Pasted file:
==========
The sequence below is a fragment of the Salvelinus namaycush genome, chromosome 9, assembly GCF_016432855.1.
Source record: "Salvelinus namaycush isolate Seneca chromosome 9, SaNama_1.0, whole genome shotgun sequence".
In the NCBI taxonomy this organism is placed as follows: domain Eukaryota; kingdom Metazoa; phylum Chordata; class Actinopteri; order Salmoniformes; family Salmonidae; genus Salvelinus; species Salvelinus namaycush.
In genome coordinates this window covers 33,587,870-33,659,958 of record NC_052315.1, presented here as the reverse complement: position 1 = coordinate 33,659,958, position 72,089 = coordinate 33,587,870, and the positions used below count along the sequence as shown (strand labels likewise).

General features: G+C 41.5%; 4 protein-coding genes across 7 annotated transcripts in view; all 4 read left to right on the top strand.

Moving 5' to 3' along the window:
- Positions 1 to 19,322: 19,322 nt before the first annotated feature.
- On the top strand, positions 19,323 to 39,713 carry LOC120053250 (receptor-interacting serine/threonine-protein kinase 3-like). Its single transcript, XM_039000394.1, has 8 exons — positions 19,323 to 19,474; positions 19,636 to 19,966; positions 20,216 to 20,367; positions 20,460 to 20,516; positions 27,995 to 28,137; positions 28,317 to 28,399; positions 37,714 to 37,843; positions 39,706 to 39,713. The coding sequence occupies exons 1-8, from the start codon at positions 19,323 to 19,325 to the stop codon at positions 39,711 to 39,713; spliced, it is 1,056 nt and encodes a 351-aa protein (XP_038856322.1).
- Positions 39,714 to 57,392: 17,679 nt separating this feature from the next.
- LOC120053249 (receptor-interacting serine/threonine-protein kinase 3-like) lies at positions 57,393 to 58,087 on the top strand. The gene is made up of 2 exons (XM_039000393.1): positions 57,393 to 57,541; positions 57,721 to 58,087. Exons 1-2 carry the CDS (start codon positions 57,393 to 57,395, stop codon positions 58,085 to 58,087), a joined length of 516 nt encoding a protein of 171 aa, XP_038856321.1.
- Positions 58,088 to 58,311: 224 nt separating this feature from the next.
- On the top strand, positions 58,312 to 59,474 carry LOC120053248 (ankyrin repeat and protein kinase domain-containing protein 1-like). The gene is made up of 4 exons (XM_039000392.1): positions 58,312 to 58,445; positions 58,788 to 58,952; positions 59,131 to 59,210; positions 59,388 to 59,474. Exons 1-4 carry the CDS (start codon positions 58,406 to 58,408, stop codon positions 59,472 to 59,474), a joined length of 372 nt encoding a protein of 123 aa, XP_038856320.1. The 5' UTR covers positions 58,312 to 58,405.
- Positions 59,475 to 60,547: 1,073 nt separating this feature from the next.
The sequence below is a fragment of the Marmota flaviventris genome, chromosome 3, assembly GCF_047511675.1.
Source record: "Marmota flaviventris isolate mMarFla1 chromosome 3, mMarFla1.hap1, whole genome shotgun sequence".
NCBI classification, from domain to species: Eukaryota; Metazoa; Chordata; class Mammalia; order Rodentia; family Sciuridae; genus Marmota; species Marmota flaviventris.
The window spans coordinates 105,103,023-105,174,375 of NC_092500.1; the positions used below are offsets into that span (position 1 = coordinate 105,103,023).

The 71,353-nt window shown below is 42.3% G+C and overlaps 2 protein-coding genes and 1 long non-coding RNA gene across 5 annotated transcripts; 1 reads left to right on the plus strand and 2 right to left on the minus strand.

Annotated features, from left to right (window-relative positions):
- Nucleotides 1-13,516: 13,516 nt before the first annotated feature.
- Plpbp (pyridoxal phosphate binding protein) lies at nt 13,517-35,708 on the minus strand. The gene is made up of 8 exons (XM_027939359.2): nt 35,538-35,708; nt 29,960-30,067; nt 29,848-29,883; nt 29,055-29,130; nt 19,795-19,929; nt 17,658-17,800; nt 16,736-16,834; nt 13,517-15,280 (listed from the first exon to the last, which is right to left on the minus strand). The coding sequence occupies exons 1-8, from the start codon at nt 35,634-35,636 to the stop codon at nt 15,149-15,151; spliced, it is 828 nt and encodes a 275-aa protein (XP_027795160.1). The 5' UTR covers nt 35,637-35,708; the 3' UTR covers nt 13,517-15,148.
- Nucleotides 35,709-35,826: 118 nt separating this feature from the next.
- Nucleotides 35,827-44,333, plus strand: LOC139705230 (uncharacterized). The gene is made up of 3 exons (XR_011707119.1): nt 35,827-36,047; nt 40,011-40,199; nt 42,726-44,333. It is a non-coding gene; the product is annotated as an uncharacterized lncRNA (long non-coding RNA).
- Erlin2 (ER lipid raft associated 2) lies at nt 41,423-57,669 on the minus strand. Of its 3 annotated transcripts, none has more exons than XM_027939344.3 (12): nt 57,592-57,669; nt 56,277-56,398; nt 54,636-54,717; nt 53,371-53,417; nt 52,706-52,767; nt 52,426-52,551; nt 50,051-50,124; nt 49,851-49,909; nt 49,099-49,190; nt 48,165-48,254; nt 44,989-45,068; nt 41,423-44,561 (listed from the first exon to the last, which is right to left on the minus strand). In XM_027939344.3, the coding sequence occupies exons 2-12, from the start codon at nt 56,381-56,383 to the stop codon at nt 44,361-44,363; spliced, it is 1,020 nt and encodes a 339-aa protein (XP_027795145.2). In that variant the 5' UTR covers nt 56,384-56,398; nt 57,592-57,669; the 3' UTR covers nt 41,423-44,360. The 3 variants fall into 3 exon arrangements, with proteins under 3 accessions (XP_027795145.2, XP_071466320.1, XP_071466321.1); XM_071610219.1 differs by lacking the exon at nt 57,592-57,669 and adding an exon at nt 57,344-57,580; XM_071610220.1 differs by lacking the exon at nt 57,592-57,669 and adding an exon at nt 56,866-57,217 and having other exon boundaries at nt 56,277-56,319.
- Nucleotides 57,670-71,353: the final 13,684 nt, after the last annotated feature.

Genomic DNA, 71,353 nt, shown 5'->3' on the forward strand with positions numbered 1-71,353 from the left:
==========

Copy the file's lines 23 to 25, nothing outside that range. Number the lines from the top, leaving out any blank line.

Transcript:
- Nucleotides 35,827-44,333, plus strand: LOC139705230 (uncharacterized). The gene is made up of 3 exons (XR_011707119.1): nt 35,827-36,047; nt 40,011-40,199; nt 42,726-44,333. It is a non-coding gene; the product is annotated as an uncharacterized lncRNA (long non-coding RNA).
- Erlin2 (ER lipid raft associated 2) lies at nt 41,423-57,669 on the minus strand. Of its 3 annotated transcripts, none has more exons than XM_027939344.3 (12): nt 57,592-57,669; nt 56,277-56,398; nt 54,636-54,717; nt 53,371-53,417; nt 52,706-52,767; nt 52,426-52,551; nt 50,051-50,124; nt 49,851-49,909; nt 49,099-49,190; nt 48,165-48,254; nt 44,989-45,068; nt 41,423-44,561 (listed from the first exon to the last, which is right to left on the minus strand). In XM_027939344.3, the coding sequence occupies exons 2-12, from the start codon at nt 56,381-56,383 to the stop codon at nt 44,361-44,363; spliced, it is 1,020 nt and encodes a 339-aa protein (XP_027795145.2). In that variant the 5' UTR covers nt 56,384-56,398; nt 57,592-57,669; the 3' UTR covers nt 41,423-44,360. The 3 variants fall into 3 exon arrangements, with proteins under 3 accessions (XP_027795145.2, XP_071466320.1, XP_071466321.1); XM_071610219.1 differs by lacking the exon at nt 57,592-57,669 and adding an exon at nt 57,344-57,580; XM_071610220.1 differs by lacking the exon at nt 57,592-57,669 and adding an exon at nt 56,866-57,217 and having other exon boundaries at nt 56,277-56,319.
- Nucleotides 57,670-71,353: the final 13,684 nt, after the last annotated feature.